Breaking Bad Budgeting Habits
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Habits -- Bad Ones
A habit is like an ancient decision -- you replay the same behavior that originated from a conscious choice you made in the mists of the past. Now you are on autopilot, repeatedly acting out the same behavior with nary a thought. Habits can be bad or good. Bad budgeting habits often involve spending too much, saving too little, ignoring your budget or failing to track your actual spending. You might have discretionary spending categories budgeted out to the penny, yet fall victim to impulse purchases. This is called “being human.” Yet you are not powerless to change bad budgeting habits. The first step is to understand the cues that trigger self-defeating behavior.
Cues That Trigger Habits
Suppose your budget doesn’t provide for $4 coffee drinks every day, yet somehow not a day goes by without a trip to your favorite barista. Ask yourself: do you go about the same time every day, or when you are in a certain mood? Perhaps you feel the need for that expensive cup when you are with certain people, or maybe it’s just a ritual. The first step toward breaking a bad habit is to recognize how it rewards you. For example, if you find yourself in the coffee shop at 10:30 each morning, perhaps that’s the time of day you need to break your routine and do something that doesn't cost money, like taking a walk. Or perhaps your body is telling you it's time for caffeine. The cue is the time of day, and the bad habit is making the unbudgeted purchase.
You Do Have a Budget, Don't You?
Bad budgeting habit Number One is procrastination: “Oh, I’ll set up a budget next week.” Some people find it a little threatening to confront the hard choices a budget entails. A close second in the bad habit sweepstakes is neglecting your budget. You may have taken a lot of time and trouble to make your budget balance, yet every month you spend more and save less than your budget specifies. Budgeting software is quick and easy to use, so there is no good reason to avoid establishing and tracking a budget -- failing to do so is a bad habit, but one that’s easy to break.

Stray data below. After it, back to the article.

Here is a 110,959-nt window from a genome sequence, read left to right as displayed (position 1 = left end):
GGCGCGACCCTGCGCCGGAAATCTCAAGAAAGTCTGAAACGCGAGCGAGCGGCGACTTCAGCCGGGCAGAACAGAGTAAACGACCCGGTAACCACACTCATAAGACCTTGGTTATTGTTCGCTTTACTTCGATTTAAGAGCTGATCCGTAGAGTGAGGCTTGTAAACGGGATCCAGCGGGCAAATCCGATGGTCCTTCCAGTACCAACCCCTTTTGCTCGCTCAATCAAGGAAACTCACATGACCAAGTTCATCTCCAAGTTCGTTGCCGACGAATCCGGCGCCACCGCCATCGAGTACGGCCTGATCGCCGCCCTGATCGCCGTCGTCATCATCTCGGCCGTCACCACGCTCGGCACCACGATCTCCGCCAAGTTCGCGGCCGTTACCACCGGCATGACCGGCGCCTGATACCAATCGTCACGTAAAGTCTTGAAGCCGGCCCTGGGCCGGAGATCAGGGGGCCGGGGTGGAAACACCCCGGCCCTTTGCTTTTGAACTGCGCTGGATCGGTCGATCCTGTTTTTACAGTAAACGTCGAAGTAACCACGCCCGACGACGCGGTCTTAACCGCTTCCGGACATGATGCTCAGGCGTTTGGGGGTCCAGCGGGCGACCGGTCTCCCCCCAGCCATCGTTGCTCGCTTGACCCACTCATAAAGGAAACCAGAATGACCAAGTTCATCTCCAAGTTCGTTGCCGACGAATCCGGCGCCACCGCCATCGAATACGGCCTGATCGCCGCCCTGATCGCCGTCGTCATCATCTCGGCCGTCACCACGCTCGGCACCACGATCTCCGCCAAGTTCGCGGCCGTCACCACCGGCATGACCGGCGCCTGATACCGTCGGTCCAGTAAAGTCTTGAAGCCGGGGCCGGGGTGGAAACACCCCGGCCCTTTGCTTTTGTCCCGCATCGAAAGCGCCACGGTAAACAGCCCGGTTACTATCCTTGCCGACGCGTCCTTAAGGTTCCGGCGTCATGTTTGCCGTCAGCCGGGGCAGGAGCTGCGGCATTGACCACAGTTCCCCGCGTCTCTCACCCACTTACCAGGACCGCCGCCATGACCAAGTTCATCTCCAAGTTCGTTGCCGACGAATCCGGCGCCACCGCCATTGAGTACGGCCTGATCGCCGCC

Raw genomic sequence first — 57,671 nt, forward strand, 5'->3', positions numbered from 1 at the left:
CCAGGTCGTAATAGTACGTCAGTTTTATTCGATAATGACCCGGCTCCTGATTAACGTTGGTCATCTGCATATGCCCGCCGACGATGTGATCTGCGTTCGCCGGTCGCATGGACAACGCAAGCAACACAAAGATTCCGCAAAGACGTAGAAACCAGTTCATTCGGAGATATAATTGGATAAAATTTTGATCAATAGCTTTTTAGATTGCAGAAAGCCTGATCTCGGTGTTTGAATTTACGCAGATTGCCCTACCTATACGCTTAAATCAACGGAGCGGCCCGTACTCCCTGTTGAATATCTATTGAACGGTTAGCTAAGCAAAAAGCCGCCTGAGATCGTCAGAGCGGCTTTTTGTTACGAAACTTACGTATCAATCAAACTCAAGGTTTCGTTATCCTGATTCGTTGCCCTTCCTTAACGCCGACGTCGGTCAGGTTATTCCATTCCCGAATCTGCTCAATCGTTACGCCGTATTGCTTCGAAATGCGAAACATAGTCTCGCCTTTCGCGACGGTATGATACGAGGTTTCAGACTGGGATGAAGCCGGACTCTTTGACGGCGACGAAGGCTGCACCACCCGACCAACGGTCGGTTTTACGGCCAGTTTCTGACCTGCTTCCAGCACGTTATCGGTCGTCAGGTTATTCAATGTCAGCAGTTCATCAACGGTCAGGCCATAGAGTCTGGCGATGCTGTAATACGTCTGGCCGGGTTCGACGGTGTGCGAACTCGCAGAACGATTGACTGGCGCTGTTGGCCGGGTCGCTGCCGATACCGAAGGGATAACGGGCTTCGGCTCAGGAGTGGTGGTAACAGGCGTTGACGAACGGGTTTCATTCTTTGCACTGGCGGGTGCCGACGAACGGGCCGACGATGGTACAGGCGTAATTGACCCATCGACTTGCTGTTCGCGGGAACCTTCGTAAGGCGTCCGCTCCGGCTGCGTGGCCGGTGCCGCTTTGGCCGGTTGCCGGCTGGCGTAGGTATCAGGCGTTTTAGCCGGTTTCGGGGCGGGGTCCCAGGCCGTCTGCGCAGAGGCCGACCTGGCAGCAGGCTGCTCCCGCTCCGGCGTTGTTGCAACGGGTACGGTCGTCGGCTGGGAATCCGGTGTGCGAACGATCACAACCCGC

Keep Track of Your Spending
Ren Carlton, CPA, recommends rigorous record keeping: ”To expand your consciousness and become aware of unhelpful budgeting habits, you can start by and noting every purchase, every day, without fail. Your patterns will quickly emerge. When you review your spending, you might be surprised to learn how all those little purchases add up to a big dent in your budget.” If you record the information using your personal finance software, you can easily determine why your savings don't accumulate as you had planned. You can’t overlook the fact that 30 lattes at $4 each drains $120 a month from your budget when it’s staring you in the face. It’s OK if you actually budget that amount for expensive coffee drinks -- hey, it’s your money. The bad budgeting habit is spending that cash automatically without accounting for it.
Out With the Bad
In the simple example of expensive coffee, the fix is clear: buy less expensive coffee. You need not give up all the rewards of a costly cup of java -- a thermos and home-brewed coffee might save hundreds of dollars every year. More important, you are providing yourself with a little reward every day -- a good cup of coffee at a huge percentage savings -- that eases the amount of discipline you must exert. Big budget items, like saving for a trip to Hawaii, might take a long time to achieve. By applying daily rewards in response to your behavioral cues, you might find it surprisingly easy to break your bad budget habits.